Bearden continued his explorations with collage and, in 1971, the Museum of Modern Art presented a retrospective exhibition of his work. The exhibition was a triumphant success and brought enthusiastic acclaim for Bearden’s collages. He was acknowledged as a major talent of contemporary art. Within the decade of the 1970s, he was awarded 5 honorary doctorates from institutions of higher learning across the nation [including Pratt Institute, Carnegie Mellon University, Davidson College and Atlanta University]. His work entered the permanent collection of numerous American museums and was the subject of several solo exhibitions. It was in 1976 that the Mint Museum of Art acquired Carolina Shout, a large collage depicting a southern baptism scene.
It was in the early 1970s, and thereafter, that Bearden’s fascination with printmaking came to fore. Together with the technical talents of Bob Blackburn, Bearden created The Train that was described by Arts Magazine as one of the ten most important prints of the times. Bearden manipulated black and white photographic images of portions of his collages combined with photo engraved etching plates and aquatint plates to create this print. Bearden and Blackburn were credited with inventing new printmaking procedures and methods. New ground was being explored and Bearden found a new outlet for his creative energies. Throughout the rest of his career, Bearden would continue to bring new vigor to the art of collage and to investigate new approaches within his prints.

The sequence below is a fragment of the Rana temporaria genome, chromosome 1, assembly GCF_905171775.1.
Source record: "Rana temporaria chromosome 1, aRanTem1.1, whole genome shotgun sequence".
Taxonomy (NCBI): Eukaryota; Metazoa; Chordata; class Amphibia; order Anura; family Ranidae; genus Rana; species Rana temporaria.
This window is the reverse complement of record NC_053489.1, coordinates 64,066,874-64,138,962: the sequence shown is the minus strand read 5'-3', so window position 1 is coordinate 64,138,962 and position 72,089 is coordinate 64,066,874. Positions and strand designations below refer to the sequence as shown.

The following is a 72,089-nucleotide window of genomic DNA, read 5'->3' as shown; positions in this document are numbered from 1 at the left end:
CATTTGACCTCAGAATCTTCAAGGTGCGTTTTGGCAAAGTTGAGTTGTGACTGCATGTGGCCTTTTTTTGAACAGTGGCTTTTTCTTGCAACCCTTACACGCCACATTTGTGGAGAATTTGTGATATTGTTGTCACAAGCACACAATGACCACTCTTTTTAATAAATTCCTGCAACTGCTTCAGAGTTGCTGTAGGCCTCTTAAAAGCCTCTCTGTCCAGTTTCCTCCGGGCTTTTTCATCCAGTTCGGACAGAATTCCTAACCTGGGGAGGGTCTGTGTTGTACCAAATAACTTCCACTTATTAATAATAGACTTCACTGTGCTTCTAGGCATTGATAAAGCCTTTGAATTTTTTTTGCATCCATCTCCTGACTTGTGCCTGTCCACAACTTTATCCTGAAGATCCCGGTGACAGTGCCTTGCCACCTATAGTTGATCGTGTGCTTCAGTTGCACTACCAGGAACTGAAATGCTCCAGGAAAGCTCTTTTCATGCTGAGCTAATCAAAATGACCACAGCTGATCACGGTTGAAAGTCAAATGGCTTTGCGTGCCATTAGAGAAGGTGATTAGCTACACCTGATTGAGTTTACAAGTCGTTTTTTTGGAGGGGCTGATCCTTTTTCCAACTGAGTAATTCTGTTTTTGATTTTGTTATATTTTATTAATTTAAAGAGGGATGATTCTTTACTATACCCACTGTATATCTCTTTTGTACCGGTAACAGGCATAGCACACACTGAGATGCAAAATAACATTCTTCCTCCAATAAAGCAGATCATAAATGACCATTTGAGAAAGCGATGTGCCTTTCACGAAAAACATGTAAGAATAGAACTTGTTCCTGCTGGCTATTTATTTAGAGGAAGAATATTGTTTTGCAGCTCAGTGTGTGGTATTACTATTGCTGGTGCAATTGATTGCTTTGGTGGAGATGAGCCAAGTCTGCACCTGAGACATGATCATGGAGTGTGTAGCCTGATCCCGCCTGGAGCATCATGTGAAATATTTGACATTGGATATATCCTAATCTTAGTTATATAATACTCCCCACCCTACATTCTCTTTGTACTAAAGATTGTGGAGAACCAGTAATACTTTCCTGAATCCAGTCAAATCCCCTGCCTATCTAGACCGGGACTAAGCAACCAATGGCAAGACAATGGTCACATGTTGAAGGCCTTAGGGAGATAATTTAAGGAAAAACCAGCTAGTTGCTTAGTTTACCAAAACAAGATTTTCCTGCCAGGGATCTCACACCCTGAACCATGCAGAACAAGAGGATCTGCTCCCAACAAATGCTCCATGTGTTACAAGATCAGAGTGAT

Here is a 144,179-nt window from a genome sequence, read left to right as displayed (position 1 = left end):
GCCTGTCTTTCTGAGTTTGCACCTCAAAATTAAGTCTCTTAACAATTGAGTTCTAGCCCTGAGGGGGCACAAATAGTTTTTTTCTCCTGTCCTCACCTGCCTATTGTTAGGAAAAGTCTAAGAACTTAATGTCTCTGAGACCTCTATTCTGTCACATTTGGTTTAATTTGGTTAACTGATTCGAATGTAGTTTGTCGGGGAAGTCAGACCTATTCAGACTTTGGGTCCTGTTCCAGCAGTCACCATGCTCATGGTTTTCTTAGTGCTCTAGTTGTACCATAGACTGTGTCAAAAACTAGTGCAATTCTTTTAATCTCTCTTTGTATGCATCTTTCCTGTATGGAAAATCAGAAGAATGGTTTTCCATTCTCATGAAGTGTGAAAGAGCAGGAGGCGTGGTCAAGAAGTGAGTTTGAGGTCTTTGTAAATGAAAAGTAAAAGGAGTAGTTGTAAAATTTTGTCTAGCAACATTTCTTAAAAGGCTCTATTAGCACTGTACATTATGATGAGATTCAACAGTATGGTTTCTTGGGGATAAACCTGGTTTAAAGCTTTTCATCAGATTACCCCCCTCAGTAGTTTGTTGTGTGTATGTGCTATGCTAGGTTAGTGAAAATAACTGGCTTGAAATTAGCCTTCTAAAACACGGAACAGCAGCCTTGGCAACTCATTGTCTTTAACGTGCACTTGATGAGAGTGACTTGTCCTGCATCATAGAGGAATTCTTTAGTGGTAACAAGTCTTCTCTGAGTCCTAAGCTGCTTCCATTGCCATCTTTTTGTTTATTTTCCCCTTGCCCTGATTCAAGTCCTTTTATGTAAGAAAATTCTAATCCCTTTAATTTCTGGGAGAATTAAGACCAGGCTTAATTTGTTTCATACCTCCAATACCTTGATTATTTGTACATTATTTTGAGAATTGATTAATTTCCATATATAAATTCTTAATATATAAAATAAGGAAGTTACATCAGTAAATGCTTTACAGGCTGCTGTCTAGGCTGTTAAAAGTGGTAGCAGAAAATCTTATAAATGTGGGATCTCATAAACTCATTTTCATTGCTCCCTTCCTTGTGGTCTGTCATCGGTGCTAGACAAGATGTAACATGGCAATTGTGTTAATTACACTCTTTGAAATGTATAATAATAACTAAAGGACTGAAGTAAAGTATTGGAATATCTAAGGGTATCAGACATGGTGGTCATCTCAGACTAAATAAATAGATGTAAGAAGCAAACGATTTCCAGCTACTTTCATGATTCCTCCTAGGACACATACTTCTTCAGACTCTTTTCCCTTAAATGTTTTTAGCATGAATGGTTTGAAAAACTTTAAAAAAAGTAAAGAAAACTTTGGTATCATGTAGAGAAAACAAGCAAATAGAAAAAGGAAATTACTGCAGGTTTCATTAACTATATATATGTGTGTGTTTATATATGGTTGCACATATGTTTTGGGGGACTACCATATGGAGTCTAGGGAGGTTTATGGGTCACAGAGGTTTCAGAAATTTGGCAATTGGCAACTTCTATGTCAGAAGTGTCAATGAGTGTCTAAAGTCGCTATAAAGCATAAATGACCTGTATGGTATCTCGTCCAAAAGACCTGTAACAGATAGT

In 1980, the Mint Museum of Art presented a special exhibition, Romare Bearden: 1970-1980, that showcased a decade of Bearden’s collage productivity. The exhibition was the first national tour of the artist’s collages, 56 in total. It was well received and Paul Richards of the Washington Post wrote of Bearden, “He is usually referred to as one of America’s best black artists. One of America’s best artists is closer to the mark.” Richards continued to elaborate upon the integration of numerous sources in Bearden’s art. “So layered are its messages, so numerous its sources, that his 10-year retrospective… in the end affirms the irrelevance of race. The finest of his pictures – most of them are small, and the best of them are masterful – easily acknowledge a dozen art traditions.”
Bearden was acknowledged repeatedly as an artist of national importance. His creativity, originality and contributions were the subjects of numerous critical reviews that spoke highly of his accomplishments. Bearden had secured his place in the annals of 20th century contemporary art. Since his death in 1988, Romare Bearden has been the subject of numerous publications, articles, exhibitions and websites that document his life, career, and art.